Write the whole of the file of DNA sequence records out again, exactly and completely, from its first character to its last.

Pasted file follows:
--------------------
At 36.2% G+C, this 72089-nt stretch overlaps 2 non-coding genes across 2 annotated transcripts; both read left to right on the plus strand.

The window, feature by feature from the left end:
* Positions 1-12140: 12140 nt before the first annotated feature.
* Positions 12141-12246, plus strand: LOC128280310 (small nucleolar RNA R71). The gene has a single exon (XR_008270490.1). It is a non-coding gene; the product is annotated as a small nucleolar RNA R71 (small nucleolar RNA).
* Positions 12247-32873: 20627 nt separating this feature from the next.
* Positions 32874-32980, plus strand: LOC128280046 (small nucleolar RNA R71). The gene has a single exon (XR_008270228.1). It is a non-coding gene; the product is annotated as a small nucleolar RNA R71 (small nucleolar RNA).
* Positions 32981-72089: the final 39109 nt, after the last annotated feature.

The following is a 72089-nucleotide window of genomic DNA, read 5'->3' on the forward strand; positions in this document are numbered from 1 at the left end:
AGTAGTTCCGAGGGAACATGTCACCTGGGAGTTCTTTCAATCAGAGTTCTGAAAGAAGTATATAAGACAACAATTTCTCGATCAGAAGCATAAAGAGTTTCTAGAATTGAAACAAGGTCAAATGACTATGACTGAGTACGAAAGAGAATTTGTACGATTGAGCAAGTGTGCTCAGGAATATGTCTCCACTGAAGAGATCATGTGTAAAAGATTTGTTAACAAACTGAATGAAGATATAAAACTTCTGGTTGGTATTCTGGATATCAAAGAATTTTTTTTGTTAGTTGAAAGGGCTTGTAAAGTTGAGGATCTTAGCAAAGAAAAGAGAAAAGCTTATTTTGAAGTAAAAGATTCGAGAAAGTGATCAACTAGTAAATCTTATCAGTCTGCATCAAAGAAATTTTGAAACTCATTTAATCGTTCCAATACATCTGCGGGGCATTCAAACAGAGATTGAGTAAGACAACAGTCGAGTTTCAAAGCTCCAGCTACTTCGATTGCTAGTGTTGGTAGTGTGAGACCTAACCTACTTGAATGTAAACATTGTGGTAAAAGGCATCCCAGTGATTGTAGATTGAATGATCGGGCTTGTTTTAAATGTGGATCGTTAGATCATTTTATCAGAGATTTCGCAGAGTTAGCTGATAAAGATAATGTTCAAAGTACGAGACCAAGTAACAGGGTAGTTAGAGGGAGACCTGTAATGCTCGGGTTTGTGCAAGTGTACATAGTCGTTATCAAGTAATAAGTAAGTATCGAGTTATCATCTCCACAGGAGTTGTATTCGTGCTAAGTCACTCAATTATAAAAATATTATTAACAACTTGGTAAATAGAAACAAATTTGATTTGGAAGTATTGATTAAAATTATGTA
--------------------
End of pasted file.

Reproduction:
At 36.2% G+C, this 72089-nt stretch overlaps 2 non-coding genes across 2 annotated transcripts; both read left to right on the plus strand.

The window, feature by feature from the left end:
* Positions 1-12140: 12140 nt before the first annotated feature.
* Positions 12141-12246, plus strand: LOC128280310 (small nucleolar RNA R71). The gene has a single exon (XR_008270490.1). It is a non-coding gene; the product is annotated as a small nucleolar RNA R71 (small nucleolar RNA).
* Positions 12247-32873: 20627 nt separating this feature from the next.
* Positions 32874-32980, plus strand: LOC128280046 (small nucleolar RNA R71). The gene has a single exon (XR_008270228.1). It is a non-coding gene; the product is annotated as a small nucleolar RNA R71 (small nucleolar RNA).
* Positions 32981-72089: the final 39109 nt, after the last annotated feature.

The following is a 72089-nucleotide window of genomic DNA, read 5'->3' on the forward strand; positions in this document are numbered from 1 at the left end:
AGTAGTTCCGAGGGAACATGTCACCTGGGAGTTCTTTCAATCAGAGTTCTGAAAGAAGTATATAAGACAACAATTTCTCGATCAGAAGCATAAAGAGTTTCTAGAATTGAAACAAGGTCAAATGACTATGACTGAGTACGAAAGAGAATTTGTACGATTGAGCAAGTGTGCTCAGGAATATGTCTCCACTGAAGAGATCATGTGTAAAAGATTTGTTAACAAACTGAATGAAGATATAAAACTTCTGGTTGGTATTCTGGATATCAAAGAATTTTTTTTGTTAGTTGAAAGGGCTTGTAAAGTTGAGGATCTTAGCAAAGAAAAGAGAAAAGCTTATTTTGAAGTAAAAGATTCGAGAAAGTGATCAACTAGTAAATCTTATCAGTCTGCATCAAAGAAATTTTGAAACTCATTTAATCGTTCCAATACATCTGCGGGGCATTCAAACAGAGATTGAGTAAGACAACAGTCGAGTTTCAAAGCTCCAGCTACTTCGATTGCTAGTGTTGGTAGTGTGAGACCTAACCTACTTGAATGTAAACATTGTGGTAAAAGGCATCCCAGTGATTGTAGATTGAATGATCGGGCTTGTTTTAAATGTGGATCGTTAGATCATTTTATCAGAGATTTCGCAGAGTTAGCTGATAAAGATAATGTTCAAAGTACGAGACCAAGTAACAGGGTAGTTAGAGGGAGACCTGTAATGCTCGGGTTTGTGCAAGTGTACATAGTCGTTATCAAGTAATAAGTAAGTATCGAGTTATCATCTCCACAGGAGTTGTATTCGTGCTAAGTCACTCAATTATAAAAATATTATTAACAACTTGGTAAATAGAAACAAATTTGATTTGGAAGTATTGATTAAAATTATGTA